Courtroom litigation costly, board says


By Anna Bolton - abolton@aimmediamidwest.com



XENIA — Greene County commissioners say litigation to resolve the ongoing courtroom dispute — which they most recently brought to the Supreme Court — could cost $150,000 of taxpayers’ money and last a year.

Outside legal counsel is needed for all parties — the board, the general division and the probate division — since the prosecutor’s office cannot represent the board or the judges as it would be a conflict of interest. Payment would come from the general fund, according to County Administrator Brandon Huddleson.

The commissioners discussed the costs at a regular meeting May 24, but they didn’t take action. Commissioner Bob Glaser was not present and Commissioner Alan Anderson has recused himself from the matter due to conflict of interest; one vote cannot carry a motion.

Huddleson said he’ll recommend the board to reject the one bid they received while advertising for counsel and to then advertise for bids again.

The board still seems to be sticking to their most recent solution: moving the probate division to the lower level of the juvenile court building, 2100 Greene Way Boulevard.

Huddleson said the open space, which was once used as a classroom, has more square footage than Judge Thomas O’Diam’s current courtroom and has more space for the rest of his operations. He said it would cost less than $30,000 — also from the general fund — to renovate and would take no more than 30 days to complete.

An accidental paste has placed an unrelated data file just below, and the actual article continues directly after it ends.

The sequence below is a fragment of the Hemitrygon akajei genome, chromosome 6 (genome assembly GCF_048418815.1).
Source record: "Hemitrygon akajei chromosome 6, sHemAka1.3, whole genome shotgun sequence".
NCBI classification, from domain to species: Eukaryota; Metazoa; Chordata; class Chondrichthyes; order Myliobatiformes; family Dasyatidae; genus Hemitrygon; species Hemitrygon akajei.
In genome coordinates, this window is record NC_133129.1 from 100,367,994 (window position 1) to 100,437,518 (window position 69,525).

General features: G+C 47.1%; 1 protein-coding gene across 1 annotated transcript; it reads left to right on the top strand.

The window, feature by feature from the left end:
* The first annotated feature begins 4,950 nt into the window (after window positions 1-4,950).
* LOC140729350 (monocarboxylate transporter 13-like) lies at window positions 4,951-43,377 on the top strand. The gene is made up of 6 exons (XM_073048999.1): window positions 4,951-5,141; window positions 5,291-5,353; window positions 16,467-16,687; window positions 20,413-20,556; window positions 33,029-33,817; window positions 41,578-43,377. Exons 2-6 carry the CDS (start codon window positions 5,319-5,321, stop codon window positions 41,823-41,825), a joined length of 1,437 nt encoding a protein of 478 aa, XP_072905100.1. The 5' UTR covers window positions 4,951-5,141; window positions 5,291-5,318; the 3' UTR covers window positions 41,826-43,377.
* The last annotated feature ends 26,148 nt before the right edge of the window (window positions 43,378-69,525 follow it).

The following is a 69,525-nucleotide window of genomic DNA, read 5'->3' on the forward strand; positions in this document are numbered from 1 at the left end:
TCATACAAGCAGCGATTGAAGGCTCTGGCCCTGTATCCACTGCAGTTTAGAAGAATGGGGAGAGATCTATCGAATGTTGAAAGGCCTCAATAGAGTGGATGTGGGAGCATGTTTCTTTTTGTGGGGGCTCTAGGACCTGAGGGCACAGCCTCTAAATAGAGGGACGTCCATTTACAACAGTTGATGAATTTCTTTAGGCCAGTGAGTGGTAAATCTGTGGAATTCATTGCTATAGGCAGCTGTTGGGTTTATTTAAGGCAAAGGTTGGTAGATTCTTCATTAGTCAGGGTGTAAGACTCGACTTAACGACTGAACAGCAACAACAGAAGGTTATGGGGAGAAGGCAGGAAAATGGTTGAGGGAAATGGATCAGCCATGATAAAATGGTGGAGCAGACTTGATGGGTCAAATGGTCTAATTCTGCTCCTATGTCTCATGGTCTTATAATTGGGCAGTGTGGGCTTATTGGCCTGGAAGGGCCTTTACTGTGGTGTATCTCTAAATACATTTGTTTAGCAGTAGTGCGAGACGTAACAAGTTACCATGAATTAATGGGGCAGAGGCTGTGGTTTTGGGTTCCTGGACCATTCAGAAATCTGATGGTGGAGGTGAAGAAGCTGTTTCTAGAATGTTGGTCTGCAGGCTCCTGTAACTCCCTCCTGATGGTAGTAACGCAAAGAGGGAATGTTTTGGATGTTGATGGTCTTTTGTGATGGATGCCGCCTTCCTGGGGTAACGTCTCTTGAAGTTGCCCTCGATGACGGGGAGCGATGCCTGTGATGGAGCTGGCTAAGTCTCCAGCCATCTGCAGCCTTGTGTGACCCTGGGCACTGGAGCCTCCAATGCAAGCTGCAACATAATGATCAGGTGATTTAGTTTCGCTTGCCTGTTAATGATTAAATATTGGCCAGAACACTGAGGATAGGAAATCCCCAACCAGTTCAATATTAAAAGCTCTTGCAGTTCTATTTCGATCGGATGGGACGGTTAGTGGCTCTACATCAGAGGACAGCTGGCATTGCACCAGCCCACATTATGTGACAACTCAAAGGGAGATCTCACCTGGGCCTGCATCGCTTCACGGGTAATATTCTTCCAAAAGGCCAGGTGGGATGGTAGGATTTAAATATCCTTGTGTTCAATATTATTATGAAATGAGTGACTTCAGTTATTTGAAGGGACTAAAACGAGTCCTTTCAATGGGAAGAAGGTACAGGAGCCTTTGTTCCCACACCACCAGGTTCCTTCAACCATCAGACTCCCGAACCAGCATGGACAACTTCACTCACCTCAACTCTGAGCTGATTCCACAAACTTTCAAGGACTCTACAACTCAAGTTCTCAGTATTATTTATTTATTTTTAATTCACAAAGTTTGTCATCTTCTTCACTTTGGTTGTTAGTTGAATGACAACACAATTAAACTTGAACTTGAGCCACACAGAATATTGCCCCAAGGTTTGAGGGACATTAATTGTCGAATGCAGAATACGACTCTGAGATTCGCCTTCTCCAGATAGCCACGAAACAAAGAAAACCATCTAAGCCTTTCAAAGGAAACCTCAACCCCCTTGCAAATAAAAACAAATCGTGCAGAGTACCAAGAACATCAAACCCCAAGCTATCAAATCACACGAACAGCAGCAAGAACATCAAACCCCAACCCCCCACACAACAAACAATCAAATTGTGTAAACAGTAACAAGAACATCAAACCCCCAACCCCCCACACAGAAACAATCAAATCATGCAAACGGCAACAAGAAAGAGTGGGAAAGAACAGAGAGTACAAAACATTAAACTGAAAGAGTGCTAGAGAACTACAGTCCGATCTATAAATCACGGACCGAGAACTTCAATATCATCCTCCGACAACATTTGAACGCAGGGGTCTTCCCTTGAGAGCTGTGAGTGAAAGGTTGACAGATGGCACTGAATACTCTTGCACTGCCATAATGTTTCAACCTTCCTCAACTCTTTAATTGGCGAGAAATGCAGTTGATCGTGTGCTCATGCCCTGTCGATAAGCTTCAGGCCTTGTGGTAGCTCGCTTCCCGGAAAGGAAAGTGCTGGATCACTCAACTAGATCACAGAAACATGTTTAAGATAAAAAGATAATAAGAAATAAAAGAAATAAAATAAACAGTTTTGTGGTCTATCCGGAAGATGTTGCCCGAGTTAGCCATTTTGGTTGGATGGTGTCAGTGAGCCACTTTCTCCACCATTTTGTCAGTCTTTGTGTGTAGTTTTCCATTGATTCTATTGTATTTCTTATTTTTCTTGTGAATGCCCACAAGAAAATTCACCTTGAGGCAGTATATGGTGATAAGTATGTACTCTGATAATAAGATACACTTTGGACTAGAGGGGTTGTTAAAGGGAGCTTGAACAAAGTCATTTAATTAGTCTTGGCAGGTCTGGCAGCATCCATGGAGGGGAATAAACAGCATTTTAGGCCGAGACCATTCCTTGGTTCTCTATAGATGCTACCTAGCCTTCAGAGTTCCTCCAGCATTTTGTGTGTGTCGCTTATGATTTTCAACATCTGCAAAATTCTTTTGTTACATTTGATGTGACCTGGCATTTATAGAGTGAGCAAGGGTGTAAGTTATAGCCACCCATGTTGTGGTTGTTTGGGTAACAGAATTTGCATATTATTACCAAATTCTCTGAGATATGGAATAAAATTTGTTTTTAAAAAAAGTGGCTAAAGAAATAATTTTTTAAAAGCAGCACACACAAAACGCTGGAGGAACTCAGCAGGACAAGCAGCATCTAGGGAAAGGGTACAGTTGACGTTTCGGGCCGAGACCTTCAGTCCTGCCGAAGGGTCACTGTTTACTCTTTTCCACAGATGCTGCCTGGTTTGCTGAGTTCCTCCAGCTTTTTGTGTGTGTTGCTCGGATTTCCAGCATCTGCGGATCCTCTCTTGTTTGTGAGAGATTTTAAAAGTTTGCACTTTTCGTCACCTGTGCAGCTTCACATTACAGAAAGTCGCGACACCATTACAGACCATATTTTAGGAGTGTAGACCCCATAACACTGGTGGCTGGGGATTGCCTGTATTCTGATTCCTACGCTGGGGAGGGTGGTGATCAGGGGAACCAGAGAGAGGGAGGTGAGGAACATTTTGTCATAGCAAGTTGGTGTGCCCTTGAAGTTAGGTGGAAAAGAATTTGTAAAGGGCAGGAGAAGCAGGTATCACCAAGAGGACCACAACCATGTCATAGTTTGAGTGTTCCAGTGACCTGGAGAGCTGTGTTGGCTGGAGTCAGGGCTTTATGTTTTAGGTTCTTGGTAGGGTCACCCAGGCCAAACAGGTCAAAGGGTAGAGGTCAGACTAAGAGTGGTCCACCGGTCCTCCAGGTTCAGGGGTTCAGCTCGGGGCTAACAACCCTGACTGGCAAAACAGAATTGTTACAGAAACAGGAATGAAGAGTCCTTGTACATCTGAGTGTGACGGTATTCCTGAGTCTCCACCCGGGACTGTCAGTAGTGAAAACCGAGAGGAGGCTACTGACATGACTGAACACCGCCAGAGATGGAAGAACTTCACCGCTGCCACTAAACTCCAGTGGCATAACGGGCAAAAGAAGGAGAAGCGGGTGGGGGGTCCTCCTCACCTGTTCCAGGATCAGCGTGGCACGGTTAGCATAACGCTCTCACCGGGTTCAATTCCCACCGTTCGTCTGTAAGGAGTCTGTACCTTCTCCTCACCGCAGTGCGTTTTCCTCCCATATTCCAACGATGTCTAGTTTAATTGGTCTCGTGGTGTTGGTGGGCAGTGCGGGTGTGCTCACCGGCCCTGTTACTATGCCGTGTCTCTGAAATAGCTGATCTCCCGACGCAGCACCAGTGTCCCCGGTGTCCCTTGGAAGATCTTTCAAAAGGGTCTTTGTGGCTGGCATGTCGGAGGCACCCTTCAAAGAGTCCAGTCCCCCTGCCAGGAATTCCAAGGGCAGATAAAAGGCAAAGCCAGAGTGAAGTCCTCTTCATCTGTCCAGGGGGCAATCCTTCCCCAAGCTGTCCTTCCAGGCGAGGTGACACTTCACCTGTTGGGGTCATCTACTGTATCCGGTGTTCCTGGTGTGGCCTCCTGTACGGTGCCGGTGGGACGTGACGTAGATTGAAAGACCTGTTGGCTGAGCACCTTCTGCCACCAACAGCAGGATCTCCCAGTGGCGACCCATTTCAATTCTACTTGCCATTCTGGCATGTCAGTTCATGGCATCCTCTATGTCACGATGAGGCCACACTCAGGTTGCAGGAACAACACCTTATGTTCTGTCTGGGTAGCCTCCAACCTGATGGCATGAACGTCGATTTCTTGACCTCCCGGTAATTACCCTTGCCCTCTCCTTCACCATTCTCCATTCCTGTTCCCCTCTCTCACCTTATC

“We could’ve had that completed by now,” Commissioner Tom Koogler said.

O’Diam cited lack of adequate capacity as well as serious safety concerns for public and court personnel as reasons for his current room’s inadequacies, and the reason he wants exclusive control of Courtroom 3.

“The lack of separation of the Probate Judge, Magistrate, court personnel and the public from criminal defendants is directly contrary to the recommendations in the Ohio Supreme Court’s Court Security Standards, and presents a serious risk to public safety,” the court order entry reads.

Huddleson said again May 24 that he couldn’t give the probate division exclusive use of Courtroom 3 right now because the general division is utilizing it and the general division also has a conflicting court order on the matter.

He said even if the parties go through the litigation, he thinks the end result may still be moving the probate division to the juvenile court building.

The action to reject the proposed bid and advertise for legal counsel was tabled; Koogler and Glaser will vote on it at another time.

By Anna Bolton

abolton@aimmediamidwest.com

Contact Anna Bolton at 937-502-4498 or follow @annadbolton on Facebook.

Contact Anna Bolton at 937-502-4498 or follow @annadbolton on Facebook.